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PepsiCo Announces Millions in Additional Ad Spend, Plans to Trim Agency Roster

Following Six-Month Strategic Review, Calls 2012 a 'Transition Year'

By Published on .

PepsiCo is calling 2012 a "transition year," as it adds hundreds of millions of dollars in advertising spend, trims its agency partners, lays off thousands of employees and positions itself for growth.

Following a six-month strategic review, the company said today it will invest an additional $500 million to $600 million to advertise its brands this year, with a focus on North America. Up to $100 million in additional spending will focus on things like in-store display racks.

In the coming years, PepsiCo says it will maintain or increase that rate of support to maintain ad spending as a particular percentage of revenue. It did not disclose that specific percentage, but as a percentage of sales, Coca-Cola spent 8% on marketing in 2010, while PepsiCo spent just 3% on its beverage brands, according to analysis from Jefferies & Co.

PepsiCo CEO Indra Nooyi is looking to boost U.S. beverage sales and regain market share from Coca-Cola.
PepsiCo CEO Indra Nooyi is looking to boost U.S. beverage sales and regain market share from Coca-Cola.

The company plans to focus the additional spending on a dozen core brands, rather than spreading it across a wide swath of its beverage and snack brands. The trademarks it will focus investment on include: Pepsi, Gatorade, Tropicana, Mtn Dew, Sierra Mist, Lipton, Mirinda, Lay's, Sun Chips, Cheetos, Doritos and Quaker.

Analysts have been calling for increased investment, particularly in the North American beverage category. PepsiCo 's ad spending on beverages has trailed Coca-Cola's in both absolute terms and as a percentage of sales for years. In each of the past three years, Coca-Cola spent close to $3 billion on advertising, while PepsiCo spent less than $2 billion promoting its beverage brands.

To free up cash for the new investments, PepsiCo said it will reduce the number of agency partners and leverage the global scale of its key brands. TBWA /Chiat/Day manages the Pepsi trademark in the U.S., as well as Gatorade and Tostitos. BBDO works with Mountain Dew and remains involved with the Pepsi trademark globally. Goodby Silverstein & Partners handles Cheetos and Doritos, while Energy BBDO is responsible for Lay's and Sun Chips. Agency reductions will be limited to the beverage side of the business, where it plans to go from 150 agencies to 50.

Recently, the company has added marketing execs that have a global focus, including Brad Jakeman, president-global enjoyment and chief creative officer, and Lorraine Hansen, senior VP-global hydration. As Ad Age first reported earlier today, Massimo d'Amore, president-Global Beverage Group, is retiring at the end of February, however. The first global campaign for brand Pepsi is expected in the coming months.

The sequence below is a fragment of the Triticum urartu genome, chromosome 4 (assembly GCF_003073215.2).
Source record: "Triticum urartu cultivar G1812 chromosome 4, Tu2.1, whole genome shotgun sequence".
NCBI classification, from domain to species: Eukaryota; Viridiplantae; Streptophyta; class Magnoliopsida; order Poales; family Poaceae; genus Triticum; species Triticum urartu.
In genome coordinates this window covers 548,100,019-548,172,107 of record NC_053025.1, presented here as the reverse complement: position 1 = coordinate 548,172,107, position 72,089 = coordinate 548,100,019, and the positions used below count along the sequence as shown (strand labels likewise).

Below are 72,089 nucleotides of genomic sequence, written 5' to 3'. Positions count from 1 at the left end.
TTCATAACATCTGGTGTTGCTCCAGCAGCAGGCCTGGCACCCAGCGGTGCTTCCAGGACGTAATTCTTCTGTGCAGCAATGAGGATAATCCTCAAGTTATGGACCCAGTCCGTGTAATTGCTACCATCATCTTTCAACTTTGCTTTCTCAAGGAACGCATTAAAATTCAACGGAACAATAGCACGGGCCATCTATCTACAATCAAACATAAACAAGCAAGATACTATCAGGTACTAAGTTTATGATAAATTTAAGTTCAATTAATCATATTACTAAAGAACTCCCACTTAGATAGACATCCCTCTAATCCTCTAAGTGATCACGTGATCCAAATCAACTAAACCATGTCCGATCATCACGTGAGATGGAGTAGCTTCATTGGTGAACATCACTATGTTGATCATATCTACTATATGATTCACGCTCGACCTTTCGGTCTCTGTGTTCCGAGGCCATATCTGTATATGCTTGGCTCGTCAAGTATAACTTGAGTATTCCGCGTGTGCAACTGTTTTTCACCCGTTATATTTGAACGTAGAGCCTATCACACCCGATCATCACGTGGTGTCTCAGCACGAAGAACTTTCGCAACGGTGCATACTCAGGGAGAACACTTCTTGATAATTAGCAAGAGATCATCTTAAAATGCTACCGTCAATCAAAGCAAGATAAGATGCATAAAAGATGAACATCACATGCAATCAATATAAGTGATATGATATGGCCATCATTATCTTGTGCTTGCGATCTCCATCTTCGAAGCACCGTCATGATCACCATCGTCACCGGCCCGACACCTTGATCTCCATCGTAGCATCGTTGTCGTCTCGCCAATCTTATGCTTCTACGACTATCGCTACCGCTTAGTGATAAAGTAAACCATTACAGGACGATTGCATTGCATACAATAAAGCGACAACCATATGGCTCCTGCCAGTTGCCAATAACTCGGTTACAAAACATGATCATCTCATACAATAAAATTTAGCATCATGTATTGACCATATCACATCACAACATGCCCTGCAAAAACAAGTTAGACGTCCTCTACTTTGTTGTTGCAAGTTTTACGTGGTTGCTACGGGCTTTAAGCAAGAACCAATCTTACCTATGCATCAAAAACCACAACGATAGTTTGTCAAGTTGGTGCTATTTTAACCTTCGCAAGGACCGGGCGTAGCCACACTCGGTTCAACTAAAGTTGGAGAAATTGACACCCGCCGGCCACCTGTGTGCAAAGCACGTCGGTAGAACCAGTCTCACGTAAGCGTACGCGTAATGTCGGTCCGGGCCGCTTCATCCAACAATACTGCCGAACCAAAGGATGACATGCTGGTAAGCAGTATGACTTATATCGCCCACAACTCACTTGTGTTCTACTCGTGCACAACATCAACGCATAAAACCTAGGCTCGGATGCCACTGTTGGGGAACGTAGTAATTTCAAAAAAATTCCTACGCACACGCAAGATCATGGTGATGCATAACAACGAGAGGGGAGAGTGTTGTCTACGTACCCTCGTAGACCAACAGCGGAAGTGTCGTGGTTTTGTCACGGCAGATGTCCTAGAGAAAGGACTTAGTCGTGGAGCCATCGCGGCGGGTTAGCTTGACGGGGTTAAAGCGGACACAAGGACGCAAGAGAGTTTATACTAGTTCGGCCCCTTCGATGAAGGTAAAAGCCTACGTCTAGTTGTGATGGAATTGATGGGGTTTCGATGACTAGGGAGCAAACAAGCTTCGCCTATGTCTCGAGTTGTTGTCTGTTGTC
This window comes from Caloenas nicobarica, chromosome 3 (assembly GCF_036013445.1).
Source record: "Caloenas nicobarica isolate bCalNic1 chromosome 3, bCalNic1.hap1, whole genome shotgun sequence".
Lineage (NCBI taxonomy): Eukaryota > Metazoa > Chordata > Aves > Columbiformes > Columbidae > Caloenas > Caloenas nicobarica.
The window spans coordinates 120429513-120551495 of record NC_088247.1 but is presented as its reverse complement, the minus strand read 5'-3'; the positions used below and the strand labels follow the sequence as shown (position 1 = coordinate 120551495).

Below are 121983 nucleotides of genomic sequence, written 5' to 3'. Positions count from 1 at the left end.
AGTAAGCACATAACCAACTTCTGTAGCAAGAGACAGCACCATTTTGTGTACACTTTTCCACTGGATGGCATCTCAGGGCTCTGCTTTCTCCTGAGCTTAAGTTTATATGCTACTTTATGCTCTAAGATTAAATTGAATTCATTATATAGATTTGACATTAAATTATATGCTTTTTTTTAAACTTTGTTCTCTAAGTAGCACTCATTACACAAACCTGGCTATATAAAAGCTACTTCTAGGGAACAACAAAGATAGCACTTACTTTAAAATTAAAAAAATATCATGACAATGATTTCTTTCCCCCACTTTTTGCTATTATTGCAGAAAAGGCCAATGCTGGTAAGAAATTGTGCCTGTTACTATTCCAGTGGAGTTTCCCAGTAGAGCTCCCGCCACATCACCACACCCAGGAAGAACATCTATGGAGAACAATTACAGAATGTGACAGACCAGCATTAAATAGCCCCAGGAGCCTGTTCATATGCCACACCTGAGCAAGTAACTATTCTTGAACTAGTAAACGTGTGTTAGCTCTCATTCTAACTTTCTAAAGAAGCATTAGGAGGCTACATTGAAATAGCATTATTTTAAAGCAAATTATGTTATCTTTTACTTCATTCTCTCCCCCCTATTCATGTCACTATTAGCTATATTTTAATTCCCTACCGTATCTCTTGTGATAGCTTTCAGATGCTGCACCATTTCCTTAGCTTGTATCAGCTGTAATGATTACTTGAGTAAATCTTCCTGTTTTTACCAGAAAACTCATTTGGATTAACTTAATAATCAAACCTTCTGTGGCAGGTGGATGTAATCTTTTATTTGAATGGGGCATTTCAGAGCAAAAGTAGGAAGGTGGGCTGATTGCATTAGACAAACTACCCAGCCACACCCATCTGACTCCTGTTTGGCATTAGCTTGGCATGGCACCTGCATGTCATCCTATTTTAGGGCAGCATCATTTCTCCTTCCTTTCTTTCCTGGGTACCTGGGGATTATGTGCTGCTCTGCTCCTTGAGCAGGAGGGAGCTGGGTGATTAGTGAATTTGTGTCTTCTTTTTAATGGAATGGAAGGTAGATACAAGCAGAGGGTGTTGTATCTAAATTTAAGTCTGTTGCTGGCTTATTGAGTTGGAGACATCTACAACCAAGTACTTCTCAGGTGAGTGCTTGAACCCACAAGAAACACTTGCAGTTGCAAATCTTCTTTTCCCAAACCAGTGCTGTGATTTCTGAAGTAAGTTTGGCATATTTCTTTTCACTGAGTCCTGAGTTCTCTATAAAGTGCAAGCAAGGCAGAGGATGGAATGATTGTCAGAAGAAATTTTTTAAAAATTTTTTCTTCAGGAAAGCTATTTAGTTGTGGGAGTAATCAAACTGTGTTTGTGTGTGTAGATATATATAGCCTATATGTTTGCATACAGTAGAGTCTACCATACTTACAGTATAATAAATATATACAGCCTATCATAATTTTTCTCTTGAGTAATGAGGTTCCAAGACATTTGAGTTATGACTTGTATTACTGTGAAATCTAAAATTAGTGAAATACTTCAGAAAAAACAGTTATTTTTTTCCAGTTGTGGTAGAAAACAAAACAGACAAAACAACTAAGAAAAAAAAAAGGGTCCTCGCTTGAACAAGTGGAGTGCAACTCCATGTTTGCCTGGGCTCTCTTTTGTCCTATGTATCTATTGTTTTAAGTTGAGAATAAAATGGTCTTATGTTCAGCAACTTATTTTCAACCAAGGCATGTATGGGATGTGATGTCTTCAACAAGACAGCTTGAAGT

Plans are also in place to lay off 8,700 employees, or about 3% of PepsiCo 's global workforce, across 30 countries. The company says it will reduce costs by an incremental $1.5 billion in the next three years, with $500 million in savings each year.

"As we implement our strategic priorities in 2012, we've had to make some tough decisions," said Hugh Johnston, chief financial officer, in a statement.

CEO Indra Nooyi is looking to boost U.S. beverage sales and regain market share from Coca-Cola. The company brought investors together in New York today to reveal a multi-year plan to boost earnings and restore confidence after two years of lowered profit targets.

Coca-Cola, however, announced its own marketing investments and productivity initiatives earlier this week. Coca-Cola said it plans to cut $550 million to $650 million in annual costs by the end of 2015. That money will be reinvested in marketing and brand building, as well as used to address rising commodity costs. The company also said it exceeded its goal of cutting $500 million in costs during the past four years.

"The long-term brand-building piece is really where [PepsiCo ] has fallen down in the last 10 years," John Faucher, an analyst with JPMorgan, told Ad Age last month. "But, if you've got the money and are still in front of the consumer, which direct-store-delivery brands always will be, there's the ability to bring the brand back. Consumers might forget what they liked about Pepsi, but they still see it every time they go to the store."

PepsiCo projects earnings per share will decrease by 5% in the coming year. Following the "transition" year, PepsiCo anticipates high single-digit earnings per share growth. Fourth-quarter net income advanced to $1.42 billion, or 89 cents a share, from $1.37 billion, or 85 cents, a year earlier, PepsiCo said.

~~~Bloomberg News contributed to this report.~~~

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